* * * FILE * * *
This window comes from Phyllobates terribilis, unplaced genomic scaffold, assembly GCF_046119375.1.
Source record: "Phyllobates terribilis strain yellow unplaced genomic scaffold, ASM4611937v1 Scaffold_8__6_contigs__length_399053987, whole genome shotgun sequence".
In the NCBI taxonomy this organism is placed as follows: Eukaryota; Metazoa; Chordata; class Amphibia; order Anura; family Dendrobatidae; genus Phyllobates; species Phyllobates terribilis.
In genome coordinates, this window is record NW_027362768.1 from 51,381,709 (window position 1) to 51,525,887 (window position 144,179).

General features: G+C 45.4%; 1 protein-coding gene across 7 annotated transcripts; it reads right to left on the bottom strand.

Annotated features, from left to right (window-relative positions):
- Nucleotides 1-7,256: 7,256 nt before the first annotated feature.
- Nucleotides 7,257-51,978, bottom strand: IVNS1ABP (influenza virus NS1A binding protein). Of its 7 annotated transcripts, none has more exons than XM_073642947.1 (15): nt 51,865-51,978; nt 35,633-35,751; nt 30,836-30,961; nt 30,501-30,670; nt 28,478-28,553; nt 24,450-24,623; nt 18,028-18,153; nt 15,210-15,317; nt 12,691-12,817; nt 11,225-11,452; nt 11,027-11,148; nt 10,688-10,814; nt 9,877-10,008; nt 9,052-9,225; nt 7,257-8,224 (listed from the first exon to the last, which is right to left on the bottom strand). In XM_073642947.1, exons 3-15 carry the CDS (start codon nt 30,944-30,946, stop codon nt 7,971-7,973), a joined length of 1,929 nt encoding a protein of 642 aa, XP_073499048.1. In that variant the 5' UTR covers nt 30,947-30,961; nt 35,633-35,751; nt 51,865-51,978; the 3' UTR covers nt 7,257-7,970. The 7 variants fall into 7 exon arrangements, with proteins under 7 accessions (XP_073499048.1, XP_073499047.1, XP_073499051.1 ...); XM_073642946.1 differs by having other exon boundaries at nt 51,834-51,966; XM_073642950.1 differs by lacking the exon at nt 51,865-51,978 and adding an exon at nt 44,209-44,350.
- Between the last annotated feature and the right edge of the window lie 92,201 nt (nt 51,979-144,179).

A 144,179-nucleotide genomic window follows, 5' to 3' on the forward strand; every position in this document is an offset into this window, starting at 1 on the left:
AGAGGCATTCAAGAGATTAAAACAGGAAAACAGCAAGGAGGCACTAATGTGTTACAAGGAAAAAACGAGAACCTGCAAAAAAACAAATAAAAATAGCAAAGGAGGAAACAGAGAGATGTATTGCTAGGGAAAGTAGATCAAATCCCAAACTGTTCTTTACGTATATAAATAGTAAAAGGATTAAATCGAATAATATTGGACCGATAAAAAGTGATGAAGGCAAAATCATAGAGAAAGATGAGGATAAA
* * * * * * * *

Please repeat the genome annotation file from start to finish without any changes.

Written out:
This window comes from Phyllobates terribilis, unplaced genomic scaffold, assembly GCF_046119375.1.
Source record: "Phyllobates terribilis strain yellow unplaced genomic scaffold, ASM4611937v1 Scaffold_8__6_contigs__length_399053987, whole genome shotgun sequence".
In the NCBI taxonomy this organism is placed as follows: Eukaryota; Metazoa; Chordata; class Amphibia; order Anura; family Dendrobatidae; genus Phyllobates; species Phyllobates terribilis.
In genome coordinates, this window is record NW_027362768.1 from 51,381,709 (window position 1) to 51,525,887 (window position 144,179).

General features: G+C 45.4%; 1 protein-coding gene across 7 annotated transcripts; it reads right to left on the bottom strand.

Annotated features, from left to right (window-relative positions):
- Nucleotides 1-7,256: 7,256 nt before the first annotated feature.
- Nucleotides 7,257-51,978, bottom strand: IVNS1ABP (influenza virus NS1A binding protein). Of its 7 annotated transcripts, none has more exons than XM_073642947.1 (15): nt 51,865-51,978; nt 35,633-35,751; nt 30,836-30,961; nt 30,501-30,670; nt 28,478-28,553; nt 24,450-24,623; nt 18,028-18,153; nt 15,210-15,317; nt 12,691-12,817; nt 11,225-11,452; nt 11,027-11,148; nt 10,688-10,814; nt 9,877-10,008; nt 9,052-9,225; nt 7,257-8,224 (listed from the first exon to the last, which is right to left on the bottom strand). In XM_073642947.1, exons 3-15 carry the CDS (start codon nt 30,944-30,946, stop codon nt 7,971-7,973), a joined length of 1,929 nt encoding a protein of 642 aa, XP_073499048.1. In that variant the 5' UTR covers nt 30,947-30,961; nt 35,633-35,751; nt 51,865-51,978; the 3' UTR covers nt 7,257-7,970. The 7 variants fall into 7 exon arrangements, with proteins under 7 accessions (XP_073499048.1, XP_073499047.1, XP_073499051.1 ...); XM_073642946.1 differs by having other exon boundaries at nt 51,834-51,966; XM_073642950.1 differs by lacking the exon at nt 51,865-51,978 and adding an exon at nt 44,209-44,350.
- Between the last annotated feature and the right edge of the window lie 92,201 nt (nt 51,979-144,179).

A 144,179-nucleotide genomic window follows, 5' to 3' on the forward strand; every position in this document is an offset into this window, starting at 1 on the left:
AGAGGCATTCAAGAGATTAAAACAGGAAAACAGCAAGGAGGCACTAATGTGTTACAAGGAAAAAACGAGAACCTGCAAAAAAACAAATAAAAATAGCAAAGGAGGAAACAGAGAGATGTATTGCTAGGGAAAGTAGATCAAATCCCAAACTGTTCTTTACGTATATAAATAGTAAAAGGATTAAATCGAATAATATTGGACCGATAAAAAGTGATGAAGGCAAAATCATAGAGAAAGATGAGGATAAA